Do you think the school system's discipline policies keep students safe while appropriately disciplining students who exhibit poor behavior? What, if any, changes would you propose to the school system's discipline policies?
    Pasteur: Rules are important; knowing and understanding the rules is important; following the rules is important The System, however, must engage staff, parents, students, and other stakeholders in discussions and training opportunities to recognize, assess, and find or create remedies for problems in each school. Funding must be found to hire health care professionals and develop community relationships; it is important to support the funding of treatment plans for staff and students, as well, in any of these areas of need. Students are often disciplined by removing them, but what is offered to them by professionals to amend their behaviors and the reasons behind the behavior is missing. Placing school resource officers in schools is a necessity for those inside the building and coming into the building; however, this must be merged with having students in classes with teachers and support personnel who have had training with recognizing students who might seem to have social and emotional needs; the training should extend to how adults interact and talk to children as well. The policies are there, but they are essentially AFTER THE FACT. We need to address the symptoms so the negative behavior is thwarted.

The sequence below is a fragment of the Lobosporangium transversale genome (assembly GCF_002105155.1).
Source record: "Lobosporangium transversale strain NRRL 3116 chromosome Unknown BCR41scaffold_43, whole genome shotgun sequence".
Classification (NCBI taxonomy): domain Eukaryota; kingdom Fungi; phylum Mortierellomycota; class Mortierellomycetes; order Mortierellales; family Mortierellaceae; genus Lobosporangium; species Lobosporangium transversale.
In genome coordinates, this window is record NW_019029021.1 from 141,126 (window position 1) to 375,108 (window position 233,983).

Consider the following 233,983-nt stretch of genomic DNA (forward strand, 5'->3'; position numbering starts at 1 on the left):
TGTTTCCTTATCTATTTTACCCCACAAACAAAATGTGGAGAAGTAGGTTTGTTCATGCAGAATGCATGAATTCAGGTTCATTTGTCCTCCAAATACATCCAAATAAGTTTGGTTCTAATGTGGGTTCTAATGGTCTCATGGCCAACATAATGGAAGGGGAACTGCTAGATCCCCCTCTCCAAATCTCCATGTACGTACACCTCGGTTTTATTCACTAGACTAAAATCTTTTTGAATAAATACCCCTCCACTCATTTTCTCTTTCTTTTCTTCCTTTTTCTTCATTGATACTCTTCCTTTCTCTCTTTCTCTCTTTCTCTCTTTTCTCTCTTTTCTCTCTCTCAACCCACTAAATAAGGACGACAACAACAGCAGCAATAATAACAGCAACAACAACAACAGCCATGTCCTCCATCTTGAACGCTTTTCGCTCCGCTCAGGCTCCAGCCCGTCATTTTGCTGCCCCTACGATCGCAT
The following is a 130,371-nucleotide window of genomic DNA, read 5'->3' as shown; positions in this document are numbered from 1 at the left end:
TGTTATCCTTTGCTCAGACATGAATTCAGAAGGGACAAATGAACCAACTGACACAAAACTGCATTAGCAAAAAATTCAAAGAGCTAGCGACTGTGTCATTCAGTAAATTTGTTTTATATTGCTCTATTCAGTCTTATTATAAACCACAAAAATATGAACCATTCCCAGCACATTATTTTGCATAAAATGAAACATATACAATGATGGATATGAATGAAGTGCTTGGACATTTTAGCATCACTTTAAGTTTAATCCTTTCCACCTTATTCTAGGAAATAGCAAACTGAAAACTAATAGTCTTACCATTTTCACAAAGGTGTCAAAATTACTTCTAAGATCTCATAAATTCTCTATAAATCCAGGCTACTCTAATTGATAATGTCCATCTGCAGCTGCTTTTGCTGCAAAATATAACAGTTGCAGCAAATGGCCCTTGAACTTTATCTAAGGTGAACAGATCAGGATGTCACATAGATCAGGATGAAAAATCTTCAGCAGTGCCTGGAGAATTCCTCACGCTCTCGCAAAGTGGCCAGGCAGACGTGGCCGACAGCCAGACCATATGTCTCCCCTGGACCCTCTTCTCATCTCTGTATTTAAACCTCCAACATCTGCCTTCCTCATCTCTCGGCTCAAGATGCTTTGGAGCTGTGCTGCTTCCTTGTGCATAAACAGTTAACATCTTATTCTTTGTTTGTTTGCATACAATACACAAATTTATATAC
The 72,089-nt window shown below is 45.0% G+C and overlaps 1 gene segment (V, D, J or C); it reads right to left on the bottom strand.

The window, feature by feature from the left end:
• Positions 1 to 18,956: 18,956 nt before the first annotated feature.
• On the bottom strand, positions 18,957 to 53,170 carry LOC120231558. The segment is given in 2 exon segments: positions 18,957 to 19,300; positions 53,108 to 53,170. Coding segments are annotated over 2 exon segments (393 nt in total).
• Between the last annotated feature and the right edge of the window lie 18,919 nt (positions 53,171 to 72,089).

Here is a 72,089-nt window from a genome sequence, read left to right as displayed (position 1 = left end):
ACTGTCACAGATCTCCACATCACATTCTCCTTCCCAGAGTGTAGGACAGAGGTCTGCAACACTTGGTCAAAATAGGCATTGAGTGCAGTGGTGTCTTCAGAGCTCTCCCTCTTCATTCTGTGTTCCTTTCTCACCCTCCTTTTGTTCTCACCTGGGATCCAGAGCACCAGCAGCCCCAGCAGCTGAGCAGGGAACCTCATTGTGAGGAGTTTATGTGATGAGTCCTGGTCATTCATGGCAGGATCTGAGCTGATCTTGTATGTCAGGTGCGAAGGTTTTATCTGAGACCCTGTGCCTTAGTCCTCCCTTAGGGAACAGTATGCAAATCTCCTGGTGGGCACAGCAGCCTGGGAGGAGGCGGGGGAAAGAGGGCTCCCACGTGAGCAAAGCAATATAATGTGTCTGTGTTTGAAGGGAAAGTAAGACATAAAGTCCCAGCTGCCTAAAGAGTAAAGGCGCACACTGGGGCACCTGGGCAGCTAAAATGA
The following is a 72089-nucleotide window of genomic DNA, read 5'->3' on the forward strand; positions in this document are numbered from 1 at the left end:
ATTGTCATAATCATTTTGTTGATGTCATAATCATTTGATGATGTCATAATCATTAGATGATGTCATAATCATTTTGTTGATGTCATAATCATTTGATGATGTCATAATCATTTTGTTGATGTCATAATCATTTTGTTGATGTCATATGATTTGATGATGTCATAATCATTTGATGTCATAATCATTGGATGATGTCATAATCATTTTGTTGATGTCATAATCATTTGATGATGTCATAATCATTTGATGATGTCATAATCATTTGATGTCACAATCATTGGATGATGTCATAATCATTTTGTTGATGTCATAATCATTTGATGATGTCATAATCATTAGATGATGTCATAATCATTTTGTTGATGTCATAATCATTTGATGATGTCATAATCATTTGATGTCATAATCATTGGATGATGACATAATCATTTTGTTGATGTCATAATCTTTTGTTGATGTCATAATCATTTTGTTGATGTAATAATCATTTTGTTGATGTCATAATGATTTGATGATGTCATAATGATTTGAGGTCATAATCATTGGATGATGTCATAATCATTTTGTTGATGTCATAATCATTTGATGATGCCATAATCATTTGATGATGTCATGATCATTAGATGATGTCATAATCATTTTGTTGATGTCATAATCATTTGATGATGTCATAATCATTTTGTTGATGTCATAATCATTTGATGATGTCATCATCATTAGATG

Common Core/PARCC
    What are your views on the Common Core and the PARCC exams?
    Pasteur: Local school systems do have a responsibility to state and federal mandates and directions. Those mandates must be about the growth of our children, however. Common Core standards are measurable and do address standards which might well put them on par with other students in and out of the state. The rub here is that all students do not land at the same academic place at the same time or at the same level, thus leaving some students looking as if they have intellectual short-comings; not all teachers have the same skills levels at the same time to move students where they need to be without mentoring or staff development opportunities. Our first responsibility is to OUR STUDENTS and then to the people who educate them. These mandates tend to be far reaching for they are levied on all of the children in the state in the same way and time, even when the socio-economic structure of the various systems are different, not to mention the students within the system. Assessing a system, educator, and child in a “cookie cutter” manner is to ignore children and their needs, skills, interests. All means all means that school boards and associations MUST be strong advocates for the educational integrity of the system. PARCC will be given but should not be the final barometer for how a child sees himself; it should be the measuring rod to assess how to remedy the weaknesses.